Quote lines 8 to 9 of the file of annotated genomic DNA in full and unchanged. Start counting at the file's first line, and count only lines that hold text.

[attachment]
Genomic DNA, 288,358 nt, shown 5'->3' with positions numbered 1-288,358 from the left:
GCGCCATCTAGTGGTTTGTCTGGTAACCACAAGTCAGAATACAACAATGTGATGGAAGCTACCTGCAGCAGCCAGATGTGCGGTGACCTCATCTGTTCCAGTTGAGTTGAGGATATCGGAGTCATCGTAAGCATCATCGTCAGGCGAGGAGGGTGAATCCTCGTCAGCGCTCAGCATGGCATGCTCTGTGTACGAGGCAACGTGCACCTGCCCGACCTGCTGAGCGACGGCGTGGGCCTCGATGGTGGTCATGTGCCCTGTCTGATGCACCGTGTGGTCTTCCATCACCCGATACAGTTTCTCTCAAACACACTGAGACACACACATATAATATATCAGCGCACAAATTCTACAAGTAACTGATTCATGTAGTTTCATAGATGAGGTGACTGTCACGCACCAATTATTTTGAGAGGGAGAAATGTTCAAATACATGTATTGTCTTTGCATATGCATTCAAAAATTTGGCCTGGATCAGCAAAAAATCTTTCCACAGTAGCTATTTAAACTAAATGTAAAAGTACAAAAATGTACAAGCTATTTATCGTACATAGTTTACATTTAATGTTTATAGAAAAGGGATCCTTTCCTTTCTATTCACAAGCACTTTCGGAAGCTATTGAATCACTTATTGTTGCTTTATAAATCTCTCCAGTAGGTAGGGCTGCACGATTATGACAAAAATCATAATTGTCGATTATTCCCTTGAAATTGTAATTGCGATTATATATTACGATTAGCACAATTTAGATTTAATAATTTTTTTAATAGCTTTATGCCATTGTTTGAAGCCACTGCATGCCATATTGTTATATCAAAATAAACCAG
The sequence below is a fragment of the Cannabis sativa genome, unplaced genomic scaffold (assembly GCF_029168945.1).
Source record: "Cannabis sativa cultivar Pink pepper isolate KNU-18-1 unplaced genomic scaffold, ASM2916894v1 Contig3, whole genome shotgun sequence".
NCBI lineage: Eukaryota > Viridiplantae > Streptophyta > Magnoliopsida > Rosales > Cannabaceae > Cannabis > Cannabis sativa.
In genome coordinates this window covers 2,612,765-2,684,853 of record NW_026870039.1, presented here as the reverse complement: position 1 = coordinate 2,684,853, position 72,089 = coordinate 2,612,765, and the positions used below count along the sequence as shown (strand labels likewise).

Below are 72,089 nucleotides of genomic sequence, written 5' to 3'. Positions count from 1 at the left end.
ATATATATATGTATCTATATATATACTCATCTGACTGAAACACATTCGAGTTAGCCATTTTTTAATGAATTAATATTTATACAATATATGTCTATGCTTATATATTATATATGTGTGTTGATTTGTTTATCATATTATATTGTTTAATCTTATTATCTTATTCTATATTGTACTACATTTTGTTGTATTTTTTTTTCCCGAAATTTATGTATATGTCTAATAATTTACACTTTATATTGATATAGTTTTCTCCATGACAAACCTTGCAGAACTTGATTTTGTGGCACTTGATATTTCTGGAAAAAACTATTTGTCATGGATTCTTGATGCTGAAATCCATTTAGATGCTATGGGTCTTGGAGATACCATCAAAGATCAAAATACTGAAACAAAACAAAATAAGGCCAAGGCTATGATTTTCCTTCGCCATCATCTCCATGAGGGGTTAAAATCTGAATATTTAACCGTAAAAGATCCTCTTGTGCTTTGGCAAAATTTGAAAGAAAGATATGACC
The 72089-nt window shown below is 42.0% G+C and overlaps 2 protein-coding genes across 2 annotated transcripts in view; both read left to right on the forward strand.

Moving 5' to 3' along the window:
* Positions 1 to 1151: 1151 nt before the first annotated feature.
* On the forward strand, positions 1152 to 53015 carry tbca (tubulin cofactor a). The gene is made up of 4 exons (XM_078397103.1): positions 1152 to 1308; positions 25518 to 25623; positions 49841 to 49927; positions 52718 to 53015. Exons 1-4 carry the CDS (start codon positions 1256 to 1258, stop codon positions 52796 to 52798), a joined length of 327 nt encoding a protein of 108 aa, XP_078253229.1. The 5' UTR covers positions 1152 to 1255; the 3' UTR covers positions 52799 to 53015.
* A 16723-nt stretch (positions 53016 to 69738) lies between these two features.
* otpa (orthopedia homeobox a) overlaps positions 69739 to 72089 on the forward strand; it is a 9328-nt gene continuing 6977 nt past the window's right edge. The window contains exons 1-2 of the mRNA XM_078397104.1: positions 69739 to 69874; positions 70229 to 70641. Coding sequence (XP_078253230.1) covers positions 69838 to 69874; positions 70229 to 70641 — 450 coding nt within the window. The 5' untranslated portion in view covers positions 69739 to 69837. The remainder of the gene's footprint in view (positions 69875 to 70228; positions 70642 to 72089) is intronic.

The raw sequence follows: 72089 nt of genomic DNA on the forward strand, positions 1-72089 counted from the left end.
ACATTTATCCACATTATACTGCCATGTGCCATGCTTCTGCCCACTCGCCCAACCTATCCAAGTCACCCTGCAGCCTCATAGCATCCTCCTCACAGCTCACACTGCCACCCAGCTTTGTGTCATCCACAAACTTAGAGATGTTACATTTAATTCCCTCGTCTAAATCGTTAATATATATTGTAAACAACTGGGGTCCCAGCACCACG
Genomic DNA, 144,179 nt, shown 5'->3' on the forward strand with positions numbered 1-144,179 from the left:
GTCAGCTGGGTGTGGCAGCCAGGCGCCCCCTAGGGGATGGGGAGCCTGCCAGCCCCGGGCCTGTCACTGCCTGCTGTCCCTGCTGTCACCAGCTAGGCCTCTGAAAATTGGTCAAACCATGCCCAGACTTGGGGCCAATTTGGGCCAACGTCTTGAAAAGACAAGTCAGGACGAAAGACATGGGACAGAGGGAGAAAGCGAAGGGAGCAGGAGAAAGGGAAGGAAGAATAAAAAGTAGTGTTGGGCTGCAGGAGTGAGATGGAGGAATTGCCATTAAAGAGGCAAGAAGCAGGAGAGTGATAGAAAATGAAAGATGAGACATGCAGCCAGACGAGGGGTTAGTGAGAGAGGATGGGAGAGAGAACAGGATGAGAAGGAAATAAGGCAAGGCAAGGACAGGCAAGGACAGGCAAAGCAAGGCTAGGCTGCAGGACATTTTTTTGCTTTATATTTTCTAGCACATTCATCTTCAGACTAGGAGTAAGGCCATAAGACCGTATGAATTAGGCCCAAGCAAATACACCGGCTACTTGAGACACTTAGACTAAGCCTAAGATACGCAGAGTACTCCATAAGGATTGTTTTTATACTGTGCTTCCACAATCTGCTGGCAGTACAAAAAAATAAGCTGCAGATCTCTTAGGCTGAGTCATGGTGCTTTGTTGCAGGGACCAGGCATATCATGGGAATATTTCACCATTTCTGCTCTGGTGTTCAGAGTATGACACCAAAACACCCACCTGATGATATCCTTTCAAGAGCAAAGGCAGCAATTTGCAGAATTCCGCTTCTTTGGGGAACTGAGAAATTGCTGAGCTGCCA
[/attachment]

ATATATATATGTATCTATATATATACTCATCTGACTGAAACACATTCGAGTTAGCCATTTTTTAATGAATTAATATTTATACAATATATGTCTATGCTTATATATTATATATGTGTGTTGATTTGTTTATCATATTATATTGTTTAATCTTATTATCTTATTCTATATTGTACTACATTTTGTTGTATTTTTTTTTCCCGAAATTTATGTATATGTCTAATAATTTACACTTTATATTGATATAGTTTTCTCCATGACAAACCTTGCAGAACTTGATTTTGTGGCACTTGATATTTCTGGAAAAAACTATTTGTCATGGATTCTTGATGCTGAAATCCATTTAGATGCTATGGGTCTTGGAGATACCATCAAAGATCAAAATACTGAAACAAAACAAAATAAGGCCAAGGCTATGATTTTCCTTCGCCATCATCTCCATGAGGGGTTAAAATCTGAATATTTAACCGTAAAAGATCCTCTTGTGCTTTGGCAAAATTTGAAAGAAAGATATGACC
The 72089-nt window shown below is 42.0% G+C and overlaps 2 protein-coding genes across 2 annotated transcripts in view; both read left to right on the forward strand.